SAY WHAT? (What is the passage saying?)
- Just yesterday, Jesus shared a parable (story with spiritual meaning) about a tax collector. They were extremely hated because they sided with the Roman oppressors and extorted people. Now Zaccheus, the head tax collector, arrives on the scene. When Jesus sees Zaccheus, he asks to have dinner with him. This was scandalous because the Pharisees believed they were spiritually superior to tax collectors, so for Jesus to associate with someone who was so despised was controversial.
- The parable of the ten minas has many layers to peel back. First, the political climate in which Jesus lived was one in which the Jews were waiting for a Messiah to come and overthrow the government. They believed a true Messiah would bring immediate power. But Jesus was telling them through this parable that he would be going away for a while (but would return). Second, he wants to make his followers aware that although he may be gone for a time, they are still responsible to advance God's kingdom. They will be required to give an account to God for what they accomplished on earth.
- The story of Jesus' triumphant entry into Jerusalem is significant because it is the first time Jesus declared publicly, not just to his disciples, that he was the Messiah and king of Israel. (He was fulfilling Zechariah 9:9.)
- Commercialism had become rampant in the temple courts. Priests were extorting money from the people in the name of God. So Jesus, who had just publicly declared his kingship made a bold move to show his leadership. He quotes Jeremiah 7:11 and Isaiah 56:7 while throwing the religious right out of the temple. This angered the priests and teachers.
SO WHAT? (What are the underlying principles?)
- The story of Zaccheus teaches us that God is for the tax collectors -- the rejects, the corrupt, the cheaters, the scandalous. God is a God of grace who loves us and pursues us. Just as Jesus approached Zaccheus hiding in that tree, so he looks for us when we are hiding away from him. And just like Zaccheus, we can have the courage to walk away from the sin that's holding us back and start fresh with Jesus.
- Although Jesus ascended to heaven 2,000 years ago, he will return once again. And when he does, we will have to give an account for how we spent our life on earth. God gives each us of gifts that he expects us to use responsibly for his glory. Those who use their gifts to the fullest capability will be blessed with even more. Those who squander God's generous gifts will lose it all.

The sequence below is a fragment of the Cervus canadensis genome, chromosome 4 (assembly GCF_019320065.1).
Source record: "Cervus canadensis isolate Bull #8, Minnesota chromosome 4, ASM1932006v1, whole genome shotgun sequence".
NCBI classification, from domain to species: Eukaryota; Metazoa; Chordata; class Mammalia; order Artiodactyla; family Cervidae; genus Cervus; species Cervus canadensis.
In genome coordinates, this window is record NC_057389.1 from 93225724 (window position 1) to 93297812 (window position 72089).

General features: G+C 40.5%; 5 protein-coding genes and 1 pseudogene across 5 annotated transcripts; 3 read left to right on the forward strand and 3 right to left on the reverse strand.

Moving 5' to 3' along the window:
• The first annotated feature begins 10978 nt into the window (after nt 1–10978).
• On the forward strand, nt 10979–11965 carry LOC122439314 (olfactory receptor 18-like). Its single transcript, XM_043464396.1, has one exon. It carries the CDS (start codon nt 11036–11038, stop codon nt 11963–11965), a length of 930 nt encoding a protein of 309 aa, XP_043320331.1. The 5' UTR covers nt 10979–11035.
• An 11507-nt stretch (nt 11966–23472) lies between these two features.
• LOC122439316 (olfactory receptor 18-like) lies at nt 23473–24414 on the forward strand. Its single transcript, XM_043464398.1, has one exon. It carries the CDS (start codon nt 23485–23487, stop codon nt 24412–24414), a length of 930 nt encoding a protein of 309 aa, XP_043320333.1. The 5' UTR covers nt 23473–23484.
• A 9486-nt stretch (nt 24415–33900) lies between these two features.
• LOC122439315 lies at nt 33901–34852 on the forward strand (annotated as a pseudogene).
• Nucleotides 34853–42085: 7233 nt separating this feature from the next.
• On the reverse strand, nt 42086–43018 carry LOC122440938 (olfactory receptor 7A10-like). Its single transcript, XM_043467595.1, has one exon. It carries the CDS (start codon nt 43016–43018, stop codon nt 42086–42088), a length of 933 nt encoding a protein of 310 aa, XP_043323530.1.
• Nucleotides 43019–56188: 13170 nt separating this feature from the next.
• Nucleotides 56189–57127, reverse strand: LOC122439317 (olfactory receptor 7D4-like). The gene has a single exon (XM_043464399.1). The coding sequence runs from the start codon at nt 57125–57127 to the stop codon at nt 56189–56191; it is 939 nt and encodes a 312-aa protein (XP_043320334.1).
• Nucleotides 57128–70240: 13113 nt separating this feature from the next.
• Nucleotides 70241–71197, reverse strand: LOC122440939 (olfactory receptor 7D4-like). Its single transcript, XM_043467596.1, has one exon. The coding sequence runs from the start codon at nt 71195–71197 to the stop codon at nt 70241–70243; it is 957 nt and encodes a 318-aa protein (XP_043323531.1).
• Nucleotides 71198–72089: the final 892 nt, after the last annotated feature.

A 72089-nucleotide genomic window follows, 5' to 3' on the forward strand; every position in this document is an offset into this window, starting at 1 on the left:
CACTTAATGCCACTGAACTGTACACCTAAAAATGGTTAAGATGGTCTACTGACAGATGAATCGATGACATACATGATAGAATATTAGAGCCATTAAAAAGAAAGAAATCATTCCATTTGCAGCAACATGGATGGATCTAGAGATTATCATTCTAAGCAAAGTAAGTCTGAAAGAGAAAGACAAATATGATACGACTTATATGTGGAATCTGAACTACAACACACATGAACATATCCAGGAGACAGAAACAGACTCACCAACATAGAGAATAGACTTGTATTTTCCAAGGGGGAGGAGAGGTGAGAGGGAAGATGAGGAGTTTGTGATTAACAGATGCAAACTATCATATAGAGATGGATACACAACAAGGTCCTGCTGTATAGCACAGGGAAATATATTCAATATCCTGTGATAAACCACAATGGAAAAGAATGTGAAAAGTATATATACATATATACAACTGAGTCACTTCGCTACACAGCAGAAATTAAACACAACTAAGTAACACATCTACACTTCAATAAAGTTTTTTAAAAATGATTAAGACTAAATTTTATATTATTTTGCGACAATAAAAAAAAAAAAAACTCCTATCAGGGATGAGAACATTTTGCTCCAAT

- Jesus loves us so deeply that he weeps over our lostness. He is heartbroken when we reject him because he knows it will just bring destruction into our lives.
NOW WHAT? (How will you personally apply this passage?)
- God is pursuing you, walking toward you. Do you see him? He wants you to let go of your past and present sins. Just like Zaccheus turned from his corrupt ways, you can turn away too. Walk away from the sin that is holding you back. Let him change you and what you care about.
- We will all come face to face with Jesus someday. What will you tell him about your time on earth? How did you serve him with your time, your money, your talents, your ambition, your relationships? Commit today to using everything God has given you for him. Find a way to put that commitment into practice this week.
- Jesus wept for Jerusalem. Have you ever wept over Las Vegas? Do you think Jesus may look over Las Vegas and weep because so many in our city are far from him? Maybe you have never cried, but you can still pray. Pray for the 1.9 million people in our city who never attend church. Most of them have never experienced God's love or grace. Pray for the people you work with, your neighbors, your kid's teachers. You may be the only light of God they ever see. Pray for opportunities to share Christ's love and to see Vegas through the eyes of Christ.